US testing of lithium batteries alarms aviation officials
WASHINGTON (AP) — International aviation officials are trying to quickly come up with safer packaging for cargo shipments of lithium-ion batteries on passenger planes, after U.S. testing confirmed that aircraft fire suppression systems can't prevent overheated batteries from causing a powerful explosion.
The International Civil Aviation Organization's committee on hazardous cargo met this week in Montreal. Officials familiar with the discussions say the panel heard a detailed presentation by aircraft manufacturers and pilot unions on the potential for the batteries to cause an explosion and fire capable of destroying a plane.
US, Canada unveil rules to boost oil train safety
WASHINGTON (AP) — Rail tank cars used to transport crude oil and many other flammable liquids will have to be built to stronger standards to reduce the risk of a catastrophic train crash and fire, under sweeping new safety rules unveiled Friday by U.S. and Canadian transportation officials.
The regulations are a long-awaited response to a series of fiery train crashes in the U.S. and Canada, including four so far this year. The most serious accident occurred in July 2013, when a runaway oil train derailed in Lac-Megantic, Quebec, just across the border from Maine, killing 47 people and destroying most of the town's central business district.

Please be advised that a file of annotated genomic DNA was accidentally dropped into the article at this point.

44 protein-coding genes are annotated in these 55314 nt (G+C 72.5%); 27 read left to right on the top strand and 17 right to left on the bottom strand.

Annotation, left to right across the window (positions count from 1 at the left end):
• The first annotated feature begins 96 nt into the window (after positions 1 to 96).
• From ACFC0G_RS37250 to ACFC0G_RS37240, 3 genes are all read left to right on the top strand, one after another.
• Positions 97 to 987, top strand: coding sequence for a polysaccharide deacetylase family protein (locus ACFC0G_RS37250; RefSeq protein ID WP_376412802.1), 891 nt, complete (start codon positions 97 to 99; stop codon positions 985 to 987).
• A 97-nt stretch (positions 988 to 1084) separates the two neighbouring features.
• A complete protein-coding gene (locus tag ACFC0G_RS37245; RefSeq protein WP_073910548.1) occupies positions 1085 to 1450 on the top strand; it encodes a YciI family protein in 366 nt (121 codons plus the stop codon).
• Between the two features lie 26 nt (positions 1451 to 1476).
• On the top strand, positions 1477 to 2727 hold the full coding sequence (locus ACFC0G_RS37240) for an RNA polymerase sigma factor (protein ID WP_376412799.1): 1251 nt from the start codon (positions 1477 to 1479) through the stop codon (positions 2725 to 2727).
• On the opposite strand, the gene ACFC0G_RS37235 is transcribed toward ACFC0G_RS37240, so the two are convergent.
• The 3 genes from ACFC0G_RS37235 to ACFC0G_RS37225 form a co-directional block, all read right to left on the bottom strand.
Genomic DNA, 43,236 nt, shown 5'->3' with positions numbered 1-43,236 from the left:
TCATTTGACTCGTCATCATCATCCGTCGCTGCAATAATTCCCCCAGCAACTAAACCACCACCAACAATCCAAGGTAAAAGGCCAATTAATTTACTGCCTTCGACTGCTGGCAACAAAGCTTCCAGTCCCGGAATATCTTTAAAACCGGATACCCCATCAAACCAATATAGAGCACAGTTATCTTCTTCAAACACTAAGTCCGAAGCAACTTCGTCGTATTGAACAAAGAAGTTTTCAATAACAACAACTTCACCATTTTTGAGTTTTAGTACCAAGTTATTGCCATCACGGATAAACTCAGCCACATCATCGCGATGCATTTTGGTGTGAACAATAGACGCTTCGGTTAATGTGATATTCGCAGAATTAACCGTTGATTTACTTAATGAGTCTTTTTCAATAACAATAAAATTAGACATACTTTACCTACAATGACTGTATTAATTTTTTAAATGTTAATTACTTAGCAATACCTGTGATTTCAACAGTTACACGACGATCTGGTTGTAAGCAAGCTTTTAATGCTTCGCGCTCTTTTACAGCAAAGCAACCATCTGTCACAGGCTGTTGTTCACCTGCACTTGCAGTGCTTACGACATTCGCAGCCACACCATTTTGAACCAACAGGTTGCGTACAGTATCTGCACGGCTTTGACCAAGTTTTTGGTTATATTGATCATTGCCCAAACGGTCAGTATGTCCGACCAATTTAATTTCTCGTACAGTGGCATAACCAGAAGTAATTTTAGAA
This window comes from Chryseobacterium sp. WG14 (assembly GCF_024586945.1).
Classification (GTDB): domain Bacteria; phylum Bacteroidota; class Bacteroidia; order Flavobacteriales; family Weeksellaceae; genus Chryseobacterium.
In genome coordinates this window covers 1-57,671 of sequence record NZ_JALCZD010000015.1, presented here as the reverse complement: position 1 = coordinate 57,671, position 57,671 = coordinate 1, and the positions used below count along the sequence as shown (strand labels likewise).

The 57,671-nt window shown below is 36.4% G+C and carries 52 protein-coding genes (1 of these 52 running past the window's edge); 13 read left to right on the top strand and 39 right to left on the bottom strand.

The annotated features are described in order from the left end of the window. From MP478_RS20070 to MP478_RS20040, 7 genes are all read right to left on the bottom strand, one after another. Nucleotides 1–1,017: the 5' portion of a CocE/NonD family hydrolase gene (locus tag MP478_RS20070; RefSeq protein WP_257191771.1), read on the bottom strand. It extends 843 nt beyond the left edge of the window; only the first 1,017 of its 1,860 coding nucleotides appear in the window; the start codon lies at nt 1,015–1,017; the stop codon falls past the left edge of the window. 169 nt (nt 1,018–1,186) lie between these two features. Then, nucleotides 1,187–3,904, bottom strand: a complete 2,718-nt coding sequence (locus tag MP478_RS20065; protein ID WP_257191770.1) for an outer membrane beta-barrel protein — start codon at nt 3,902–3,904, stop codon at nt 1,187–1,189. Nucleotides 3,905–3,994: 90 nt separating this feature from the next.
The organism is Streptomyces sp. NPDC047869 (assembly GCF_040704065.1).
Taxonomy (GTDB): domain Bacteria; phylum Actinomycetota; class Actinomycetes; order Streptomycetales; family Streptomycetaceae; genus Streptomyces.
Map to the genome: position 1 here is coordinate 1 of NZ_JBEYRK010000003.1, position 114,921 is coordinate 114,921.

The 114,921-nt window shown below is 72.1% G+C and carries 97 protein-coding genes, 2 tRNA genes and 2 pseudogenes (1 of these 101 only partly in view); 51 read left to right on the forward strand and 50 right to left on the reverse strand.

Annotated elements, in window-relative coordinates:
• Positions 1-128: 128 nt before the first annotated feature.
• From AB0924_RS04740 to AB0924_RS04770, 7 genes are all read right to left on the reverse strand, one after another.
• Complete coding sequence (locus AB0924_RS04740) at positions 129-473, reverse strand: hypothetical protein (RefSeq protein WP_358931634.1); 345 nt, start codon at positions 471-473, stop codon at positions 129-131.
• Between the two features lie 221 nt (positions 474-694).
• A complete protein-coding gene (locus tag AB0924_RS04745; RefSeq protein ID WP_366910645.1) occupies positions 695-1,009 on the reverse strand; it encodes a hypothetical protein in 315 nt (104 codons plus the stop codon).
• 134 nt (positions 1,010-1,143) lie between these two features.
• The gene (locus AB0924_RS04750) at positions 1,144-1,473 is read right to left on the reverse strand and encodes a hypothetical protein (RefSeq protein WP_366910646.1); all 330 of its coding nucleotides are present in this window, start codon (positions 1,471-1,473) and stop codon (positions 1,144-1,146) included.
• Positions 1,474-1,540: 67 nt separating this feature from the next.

SeaWorld cited over safety of trainers who work with orcas
SAN DIEGO (AP) — SeaWorld — whose safety practices have been under scrutiny since an animal trainer was killed in 2010 by an orca at its Orlando, Florida, park — has now been cited for not adequately protecting its killer-whale trainers at its park in San Diego.
The California Division of Occupational Safety and Health issued four citations this week that carry nearly $26,000 in fines. SeaWorld Entertainment Inc. said in a statement that the citations show a "fundamental misunderstanding" of what's needed to care for orcas and that it plans to appeal.
KFC, Taco Bell parent jumps after Third Point buys in
NEW YORK (AP) — Shares of the parent company of KFC, Taco Bell and Pizza Hut soared Friday after a prominent investor said he's taken a stake in the company and thinks it could soon recover from years of trouble in China.
The letter from Daniel Loeb's Third Point hedge fund to investors drove Yum shares to an all-time high of $90.73 early Friday. The stock settled down slightly and was up $3.58, or 4.2 percent, to $89.56 in morning trading.
Third-Point did not disclose specifics on its stake in the company.
By The Associated Press=
The Dow Jones industrial average rose 183.54 points, or 1 percent, to 18,024.06. The Standard & Poor's 500 index gained 22.78 points, or 1.1 percent, to 2,108.29. The Nasdaq composite added 63.97 points, or 1.3 percent, to 5,005.39.
Oil fell nearly 1 percent Friday — the first trading day in May — following a gain of more than 20 percent the month before. U.S. oil slipped 48 cents, or 0.8 percent, to $59.15 a barrel. Brent crude edged down 32 cents, or 0.5 percent, to $66.46 a barrel. Wholesale gasoline was barely changed at $2.045 a gallon. Heating oil crept up 0.2 cent to $1.982. Natural gas rose 2.5 cents to $2.776 per 1,000 cubic feet.